Abstract

The Xianshuihe fault system is a highly active, left-lateral slip fault that has played an important role in accommodating late Cenozoic crustal deformation of the Eastern Tibetan Plateau. The left-lateral displacement on the western portion of the fault system, the Ganzi fault, is ∼80 km, based on geologic and geomorphic markers. Left-lateral movement along the fault may have initiated in middle Miocene time (12 Ma), followed by the intensive, brittle, left-lateral movement in late Cenozoic time (2–4 Ma). Lying within the headwater regions of the Jinsha (Yangtze) River in the Yushu region, the northwestern end of the Xianshuihe fault system consists of four branches. These are, from north to south—the Dangjiang fault, the Yushu fault, the Batang fault, and the Xialaxiu fault. Both the Yushu and Dangjiang faults display clear geologic and geomorphic evidence for active, left-lateral slip movement. Several offset markers of Triassic age along the Dangjiang fault suggest ∼39 km of left-lateral slip, but the geomorphic evidence along the Dangjiang and Yushu faults suggests only ∼16 km and ∼25 km of left-lateral slip, respectively. Both the Batang and Xialaxiu faults demonstrate clear evidence for normal dip slip, by an associated series of E-W–trending grabens and horsts that absorb ∼9 km of left-lateral movement in early to middle Pleistocene time. About 32 km of left-lateral movement on the fault system was estimated to be absorbed by NE-SW shortening along the rugged North Yushu block in late Neogene time. This is interpreted to have formed as a rhomb-shaped restraining bend, along which the left-lateral movement along the northwestern end of the fault system was partially transferred into crustal shortening.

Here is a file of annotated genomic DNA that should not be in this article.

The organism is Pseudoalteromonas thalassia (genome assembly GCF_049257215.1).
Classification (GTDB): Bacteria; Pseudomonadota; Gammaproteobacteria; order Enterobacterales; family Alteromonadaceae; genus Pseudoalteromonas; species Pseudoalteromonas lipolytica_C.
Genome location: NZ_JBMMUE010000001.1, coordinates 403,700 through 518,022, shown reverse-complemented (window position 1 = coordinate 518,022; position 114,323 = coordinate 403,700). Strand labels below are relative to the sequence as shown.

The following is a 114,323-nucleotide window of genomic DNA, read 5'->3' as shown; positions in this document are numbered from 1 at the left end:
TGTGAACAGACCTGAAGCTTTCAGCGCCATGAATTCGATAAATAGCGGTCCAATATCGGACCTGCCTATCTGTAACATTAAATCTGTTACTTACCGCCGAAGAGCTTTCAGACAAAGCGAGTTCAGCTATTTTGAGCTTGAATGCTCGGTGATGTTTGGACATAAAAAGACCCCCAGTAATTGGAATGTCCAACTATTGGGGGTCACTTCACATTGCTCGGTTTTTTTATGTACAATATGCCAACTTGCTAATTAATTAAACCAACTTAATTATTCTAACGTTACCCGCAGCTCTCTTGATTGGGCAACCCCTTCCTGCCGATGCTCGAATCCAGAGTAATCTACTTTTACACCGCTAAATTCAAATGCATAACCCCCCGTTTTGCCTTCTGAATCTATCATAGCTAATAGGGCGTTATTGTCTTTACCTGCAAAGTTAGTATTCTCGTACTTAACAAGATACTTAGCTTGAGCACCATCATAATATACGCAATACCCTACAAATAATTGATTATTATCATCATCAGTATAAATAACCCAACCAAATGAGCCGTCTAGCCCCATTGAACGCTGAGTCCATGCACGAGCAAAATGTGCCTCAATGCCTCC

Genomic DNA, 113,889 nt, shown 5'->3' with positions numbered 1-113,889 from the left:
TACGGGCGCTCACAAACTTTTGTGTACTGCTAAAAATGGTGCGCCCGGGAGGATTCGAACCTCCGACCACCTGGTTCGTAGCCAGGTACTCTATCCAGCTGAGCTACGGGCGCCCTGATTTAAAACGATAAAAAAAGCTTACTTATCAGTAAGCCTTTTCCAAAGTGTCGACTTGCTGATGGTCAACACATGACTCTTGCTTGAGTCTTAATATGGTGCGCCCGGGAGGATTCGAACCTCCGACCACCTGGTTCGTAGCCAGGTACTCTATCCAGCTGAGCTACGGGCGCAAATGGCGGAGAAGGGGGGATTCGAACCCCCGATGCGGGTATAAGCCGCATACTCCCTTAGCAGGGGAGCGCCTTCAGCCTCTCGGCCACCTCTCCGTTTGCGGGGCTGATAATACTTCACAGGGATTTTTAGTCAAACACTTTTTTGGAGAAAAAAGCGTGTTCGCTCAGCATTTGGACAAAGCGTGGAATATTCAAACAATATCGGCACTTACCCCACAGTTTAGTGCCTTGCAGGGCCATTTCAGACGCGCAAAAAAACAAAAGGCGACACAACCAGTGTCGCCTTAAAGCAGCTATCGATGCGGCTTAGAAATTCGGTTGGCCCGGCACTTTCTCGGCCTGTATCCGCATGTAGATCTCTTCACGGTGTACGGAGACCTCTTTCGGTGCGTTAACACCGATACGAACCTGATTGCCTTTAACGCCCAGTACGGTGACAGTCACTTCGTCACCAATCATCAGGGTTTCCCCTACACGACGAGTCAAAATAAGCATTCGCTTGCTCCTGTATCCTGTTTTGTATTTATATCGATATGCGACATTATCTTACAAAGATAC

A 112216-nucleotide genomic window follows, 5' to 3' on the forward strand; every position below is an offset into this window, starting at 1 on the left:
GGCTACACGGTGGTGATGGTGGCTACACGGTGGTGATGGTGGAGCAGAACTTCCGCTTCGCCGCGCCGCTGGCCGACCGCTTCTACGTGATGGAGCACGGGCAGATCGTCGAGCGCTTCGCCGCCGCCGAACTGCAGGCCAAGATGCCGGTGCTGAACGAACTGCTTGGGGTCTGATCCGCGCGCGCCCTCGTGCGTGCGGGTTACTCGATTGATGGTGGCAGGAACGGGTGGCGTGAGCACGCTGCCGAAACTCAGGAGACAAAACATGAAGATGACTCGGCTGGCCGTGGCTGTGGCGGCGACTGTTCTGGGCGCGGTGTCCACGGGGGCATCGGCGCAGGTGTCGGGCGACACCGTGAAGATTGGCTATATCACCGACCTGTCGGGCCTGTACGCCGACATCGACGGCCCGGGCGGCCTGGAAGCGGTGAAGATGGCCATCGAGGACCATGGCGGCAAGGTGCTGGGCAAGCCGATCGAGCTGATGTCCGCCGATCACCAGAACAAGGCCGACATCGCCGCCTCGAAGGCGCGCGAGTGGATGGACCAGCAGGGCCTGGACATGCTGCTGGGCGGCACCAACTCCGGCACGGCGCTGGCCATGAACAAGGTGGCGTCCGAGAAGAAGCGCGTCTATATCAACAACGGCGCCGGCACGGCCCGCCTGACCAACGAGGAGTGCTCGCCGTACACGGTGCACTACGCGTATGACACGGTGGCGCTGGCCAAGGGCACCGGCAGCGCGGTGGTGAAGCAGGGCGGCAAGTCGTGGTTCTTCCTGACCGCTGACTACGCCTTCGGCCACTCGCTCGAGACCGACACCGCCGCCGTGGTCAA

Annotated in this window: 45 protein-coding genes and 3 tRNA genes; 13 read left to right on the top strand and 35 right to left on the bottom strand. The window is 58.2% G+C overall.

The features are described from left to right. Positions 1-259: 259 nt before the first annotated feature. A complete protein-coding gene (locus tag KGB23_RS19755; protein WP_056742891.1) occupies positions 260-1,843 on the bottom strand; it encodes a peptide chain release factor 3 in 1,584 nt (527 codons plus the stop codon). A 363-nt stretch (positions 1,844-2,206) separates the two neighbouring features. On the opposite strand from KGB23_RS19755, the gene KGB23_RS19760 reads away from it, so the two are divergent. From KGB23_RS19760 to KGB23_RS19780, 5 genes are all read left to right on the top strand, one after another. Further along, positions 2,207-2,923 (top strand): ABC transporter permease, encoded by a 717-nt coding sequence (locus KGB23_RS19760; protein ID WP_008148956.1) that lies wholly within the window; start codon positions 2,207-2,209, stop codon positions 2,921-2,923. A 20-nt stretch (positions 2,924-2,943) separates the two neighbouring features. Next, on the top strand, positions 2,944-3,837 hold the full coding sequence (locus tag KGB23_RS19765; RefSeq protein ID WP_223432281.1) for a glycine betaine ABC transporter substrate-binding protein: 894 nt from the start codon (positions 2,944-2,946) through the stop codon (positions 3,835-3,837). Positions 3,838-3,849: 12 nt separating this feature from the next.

The westward continuation of the Dangjiang fault is marked by an E-W–trending fault, which can be traced westward for 150 km to central Tibet, where it joins the Fenghuo Shan thrust belt. This thrust belt is interpreted to represent the northwestern continuation of the Xianshuihe fault system, along which 39 km of the left-lateral movement was entirely transferred into the N-S shortening. It indicates that the left-lateral movement within the southeastern part of the Tibetan Plateau along the fault system, either caused by lateral extrusion or by clockwise rotation, is largely restricted to the northwestern end of the fault system. Quaternary extension occurred along the northwestern continuation of the Xianshuihe-Xiaojiang fault was coeval with extension along its southern end, indicating that the southeastern margin of the plateau underwent clockwise rotation.

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